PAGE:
For the 4th: Consciousness over cookouts

“Fellow-citizens, above your national, tumultuous joy, I hear the mournful wail of millions! Whose chains, heavy and grievous yesterday, are, today, rendered more intolerable by the jubilee shouts that reach them. If I [we] forget… ‘may my right hand forget her cunning, and my tongue cleave to the roof of my mouth!... to pass lightly over their wrongs, and to chime in with the popular theme, would be treason most scandalous and shocking, and would make me a reproach before God and the world.’”

 — Frederick Douglas; July 4, 1852


As the United States of America celebrates another Independence Day (July 4), recognizing a principled stand by early American colonists against the tyranny of England’s King George, we should learn from the words of Frederick Douglass, who in 1852 eloquently cited the hypocrisy of our nation to celebrate the liberty of independence amidst the institution of slavery.

While African Americans are free from the brutality of physical bondage, our minds, in the words of Douglass, seem to “…chime in with the popular theme…” of hot dogs, hamburgers, John Phillip Sousa, and fireworks.

In short, we need to place consciousness over cookouts.

Douglass’ contemporary, Harriet Tubman, reminds today’s African Americans that worse than the institution of slavery may have been the reality for many Black people who did not recognize their state of enslavement.

July 4, 2011 may well mark the most perilous time for Black people in America since slavery. For example, today we have:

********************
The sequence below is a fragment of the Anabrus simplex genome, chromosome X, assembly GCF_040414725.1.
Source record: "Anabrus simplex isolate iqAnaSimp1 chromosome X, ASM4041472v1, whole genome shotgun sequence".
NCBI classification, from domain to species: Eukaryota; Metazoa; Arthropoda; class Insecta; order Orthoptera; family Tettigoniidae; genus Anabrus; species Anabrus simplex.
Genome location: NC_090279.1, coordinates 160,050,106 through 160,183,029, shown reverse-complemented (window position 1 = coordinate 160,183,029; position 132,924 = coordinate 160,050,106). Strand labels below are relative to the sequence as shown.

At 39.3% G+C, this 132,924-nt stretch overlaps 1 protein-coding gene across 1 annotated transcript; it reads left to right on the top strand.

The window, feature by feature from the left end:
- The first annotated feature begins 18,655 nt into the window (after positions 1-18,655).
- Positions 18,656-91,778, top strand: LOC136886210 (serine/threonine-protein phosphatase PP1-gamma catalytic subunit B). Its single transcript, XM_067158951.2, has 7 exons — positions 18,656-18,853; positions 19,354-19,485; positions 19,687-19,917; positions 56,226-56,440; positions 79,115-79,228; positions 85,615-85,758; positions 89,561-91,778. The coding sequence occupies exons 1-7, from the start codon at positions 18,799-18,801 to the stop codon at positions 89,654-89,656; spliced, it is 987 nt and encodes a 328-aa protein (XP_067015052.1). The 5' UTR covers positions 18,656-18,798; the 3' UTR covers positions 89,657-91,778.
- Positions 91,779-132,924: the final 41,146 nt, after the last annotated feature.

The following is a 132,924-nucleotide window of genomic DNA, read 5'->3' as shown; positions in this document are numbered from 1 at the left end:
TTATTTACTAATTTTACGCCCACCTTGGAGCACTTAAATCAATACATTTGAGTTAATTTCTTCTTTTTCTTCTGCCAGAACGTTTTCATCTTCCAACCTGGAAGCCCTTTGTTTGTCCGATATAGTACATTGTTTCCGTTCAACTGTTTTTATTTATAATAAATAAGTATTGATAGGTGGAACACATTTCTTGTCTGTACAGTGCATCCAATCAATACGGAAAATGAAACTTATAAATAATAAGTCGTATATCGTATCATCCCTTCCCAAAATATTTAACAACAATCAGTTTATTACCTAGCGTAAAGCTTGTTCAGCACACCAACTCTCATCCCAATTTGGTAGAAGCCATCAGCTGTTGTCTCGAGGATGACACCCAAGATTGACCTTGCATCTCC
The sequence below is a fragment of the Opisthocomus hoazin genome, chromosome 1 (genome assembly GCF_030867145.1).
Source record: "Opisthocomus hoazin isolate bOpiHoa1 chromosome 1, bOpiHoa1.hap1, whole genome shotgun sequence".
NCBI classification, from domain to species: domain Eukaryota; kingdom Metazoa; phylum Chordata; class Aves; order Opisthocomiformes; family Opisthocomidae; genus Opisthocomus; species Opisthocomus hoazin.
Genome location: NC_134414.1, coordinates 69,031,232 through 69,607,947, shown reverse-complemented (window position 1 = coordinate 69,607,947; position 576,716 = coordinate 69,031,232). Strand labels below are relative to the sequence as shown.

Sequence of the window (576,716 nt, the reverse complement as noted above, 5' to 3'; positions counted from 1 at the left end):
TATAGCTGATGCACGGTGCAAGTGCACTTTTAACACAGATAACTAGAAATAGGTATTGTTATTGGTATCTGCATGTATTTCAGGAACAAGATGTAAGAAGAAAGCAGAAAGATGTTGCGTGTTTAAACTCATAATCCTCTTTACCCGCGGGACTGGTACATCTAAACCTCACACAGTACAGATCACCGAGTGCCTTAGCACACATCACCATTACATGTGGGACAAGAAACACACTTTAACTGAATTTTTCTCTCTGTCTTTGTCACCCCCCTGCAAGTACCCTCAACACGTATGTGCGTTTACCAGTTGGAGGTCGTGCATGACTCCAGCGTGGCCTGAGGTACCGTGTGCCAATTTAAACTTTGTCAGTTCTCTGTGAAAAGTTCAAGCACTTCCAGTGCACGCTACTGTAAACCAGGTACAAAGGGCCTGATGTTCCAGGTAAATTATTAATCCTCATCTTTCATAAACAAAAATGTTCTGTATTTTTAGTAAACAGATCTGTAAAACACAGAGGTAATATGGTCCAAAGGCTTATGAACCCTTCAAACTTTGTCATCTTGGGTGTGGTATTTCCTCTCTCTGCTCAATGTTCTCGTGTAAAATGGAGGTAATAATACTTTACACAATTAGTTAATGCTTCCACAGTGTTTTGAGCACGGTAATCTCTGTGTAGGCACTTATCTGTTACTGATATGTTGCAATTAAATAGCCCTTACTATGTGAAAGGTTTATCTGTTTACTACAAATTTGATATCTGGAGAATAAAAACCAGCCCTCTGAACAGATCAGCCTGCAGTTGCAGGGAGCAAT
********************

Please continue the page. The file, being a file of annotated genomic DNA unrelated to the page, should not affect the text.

•The first generation less educated than the previous since 1865

•76 percent of seniors testing positive for HIV

•70 percent of un-wed births

•60 percent of U.S. home foreclosures

•50 percent high-school dropout rates

•50 percent of U.S. jail population


Yet, despite a fearsome fire burning our heritage house of honor, we joyfully eat, drink, and be merry while cooking outside in the yard. We must put the family fire out first.

What must we do short of canceling cookouts? First, we must know our history — tragic and triumphant. Second, we need to raise our consciousness level from the basement of “Dancing with the Stars” and “American Idol” to the rooftop relevant pursuits that will help us lift one another. Lastly, we must turn to each other and not on each other. WE is a lot stronger the ME.

If Black people do not recognize that all of us — the wealthy and the without — are still seen as the wretched by most of America, we should have another cookout. Only this time we may find ourselves served up as seared slaves again. — (NNPA)

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